The cronology of the Chen style could be:
- (cca. 950) Emperor Sung Tai Tzu (Chao Kuang Yin) invented the Tai Tzu Chang Chuan
- (cca. 1550) Qi Jiguang writed a book where the the 32 postures of Sung Tai Zhu Chang Chuan were presented
- (cca. 1650) Chen Wang Ting created from it the foundation of the Chen Taji Quan style borowing 29 of 32 postures.
- (cca. 1700) Chen village was known for their Chen family Pao Chui
- (cca. 1800) Chen Chang Xing learned the martial art of Jiang Fa
- (cca. 1850) In the chen the Chen Family Pao Chui and Wudang Neijia Quan merged
- (cca. 1900) The Chens formed their "final" version of their martial art based mainly on Chen Family "Pao Chui"

The cronology of the Yang style could be:
- (cca. 1400) Zhang Sanfeng or someone alse created the basis of the Wudang Neijia Quan
- (cca. 1750) Wang Tsung Yueh writed the classic "Taijiquan Lun" (which include the same principles of the Chang Nai Chou's martial art) and taught his art to Jiang Fa
- (cca. 1800) Chen Chang Xing learned the martial art of Jiang Fa
- (cca. 1850) Chen Chang Xing taught his art to Yang Lu Chan
- (cca. 1900) The Yangs formed their "final" version of their martial art based mainly on Wudang Neijia Quan

There are many facts that confirm Taijiquan origins from Wudang:
- (cca. 1600) the biography of Chang Sung Hsi by Shen Yi Kuan (also published in Ningbo prefectural gazetter)
- (cca. 1650) the Epitaph of Wang Zhen Nan talk about the Nei Jia Quan and his author Zhang Sanfeng from Wudanga
- (cca. 1700) Gan Feng Chi "Nei Jia Quan" have many postures that are are in the Yang style but non in the Chen style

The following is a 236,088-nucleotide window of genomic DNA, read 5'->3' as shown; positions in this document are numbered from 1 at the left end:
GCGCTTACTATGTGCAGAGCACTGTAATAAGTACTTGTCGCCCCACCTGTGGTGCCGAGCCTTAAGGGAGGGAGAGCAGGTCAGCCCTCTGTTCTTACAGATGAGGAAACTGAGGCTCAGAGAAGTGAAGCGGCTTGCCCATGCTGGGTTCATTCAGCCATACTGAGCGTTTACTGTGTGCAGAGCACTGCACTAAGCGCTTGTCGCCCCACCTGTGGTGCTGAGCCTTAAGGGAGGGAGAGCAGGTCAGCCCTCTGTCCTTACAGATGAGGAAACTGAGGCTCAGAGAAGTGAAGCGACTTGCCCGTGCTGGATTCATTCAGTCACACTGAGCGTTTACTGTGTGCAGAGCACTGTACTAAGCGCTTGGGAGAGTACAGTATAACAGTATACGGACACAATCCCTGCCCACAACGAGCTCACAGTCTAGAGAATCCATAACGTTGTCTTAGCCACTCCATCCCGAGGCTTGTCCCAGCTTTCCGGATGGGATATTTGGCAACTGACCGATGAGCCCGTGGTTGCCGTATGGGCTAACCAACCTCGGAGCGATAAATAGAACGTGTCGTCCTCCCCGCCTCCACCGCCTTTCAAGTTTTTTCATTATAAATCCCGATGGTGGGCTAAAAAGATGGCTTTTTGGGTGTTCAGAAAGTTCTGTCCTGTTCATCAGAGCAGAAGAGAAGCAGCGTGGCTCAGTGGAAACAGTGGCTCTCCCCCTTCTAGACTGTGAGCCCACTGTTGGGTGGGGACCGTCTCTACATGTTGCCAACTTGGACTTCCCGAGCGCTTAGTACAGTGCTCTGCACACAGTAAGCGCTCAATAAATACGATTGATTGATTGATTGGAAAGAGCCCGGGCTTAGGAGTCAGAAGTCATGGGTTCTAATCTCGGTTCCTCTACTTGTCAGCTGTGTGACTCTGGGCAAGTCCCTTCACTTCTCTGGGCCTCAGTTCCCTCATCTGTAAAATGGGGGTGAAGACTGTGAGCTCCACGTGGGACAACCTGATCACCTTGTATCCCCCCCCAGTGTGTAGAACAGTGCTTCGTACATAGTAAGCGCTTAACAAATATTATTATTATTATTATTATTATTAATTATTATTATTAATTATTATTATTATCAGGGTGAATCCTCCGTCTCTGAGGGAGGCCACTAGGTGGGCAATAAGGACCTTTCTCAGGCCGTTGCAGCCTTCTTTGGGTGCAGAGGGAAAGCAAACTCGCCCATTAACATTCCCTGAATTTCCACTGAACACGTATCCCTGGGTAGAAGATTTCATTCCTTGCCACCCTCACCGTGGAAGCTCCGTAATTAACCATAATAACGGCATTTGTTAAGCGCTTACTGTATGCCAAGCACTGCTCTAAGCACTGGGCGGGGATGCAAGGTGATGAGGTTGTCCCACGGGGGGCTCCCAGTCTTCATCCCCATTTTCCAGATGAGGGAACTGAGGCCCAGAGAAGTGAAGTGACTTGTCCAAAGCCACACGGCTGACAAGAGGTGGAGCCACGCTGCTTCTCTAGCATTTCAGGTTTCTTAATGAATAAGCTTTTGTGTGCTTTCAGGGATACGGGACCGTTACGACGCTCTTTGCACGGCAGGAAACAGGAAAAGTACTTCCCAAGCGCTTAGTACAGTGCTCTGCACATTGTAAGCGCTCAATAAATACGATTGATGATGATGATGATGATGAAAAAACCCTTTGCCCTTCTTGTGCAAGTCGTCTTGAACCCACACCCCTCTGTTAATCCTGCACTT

- (cca. 1700) Wang Xiling collected the works atribuited to Zhang Sanfeng in a manual "Full Collection of Zhang San Feng"
- (cca. 1750) Chang Nai Chou's martial art uses the same principles of the Yang Taijiquan (present in the Classics that the Chen's deny)
- (cca. 1850) Li Xiyue published the book "Complete Works of Zhang Sanfeng" (Zhang Sanfeng Xiansheng Quanji)

YANG TJQ DEVELOPEMENT:
In the book "Yang Style Taijiquan" by Yang Zhen Duo is written an article narrated by Yang Cheng Fu and recorded by Zhang Hong Kui ( http://www.sataichi.com/writings.html ): "In practicing taijiquan, one should first master and practice the "frame" as above mentioned (bare-handed forms), such as taijiquan shadow boxing and chang chuan (long shadow boxing); then one can proceed to single-hand pushing, one-site pushing, pushing with feet moving and free-hand fighting, and after a period one can take exercises with weapons such as Taiji sword, Tai ji scimitar and Taiji spear."
O.K., let say that this is the Yang TJQ curriculum, but where is today the "long shadow boxing"?
Look at the my analysis of the curriculums of the various Yang style lineages ( http://www.geocities.com/oldyangtaijiquan/curriculums.xls ). Any comment?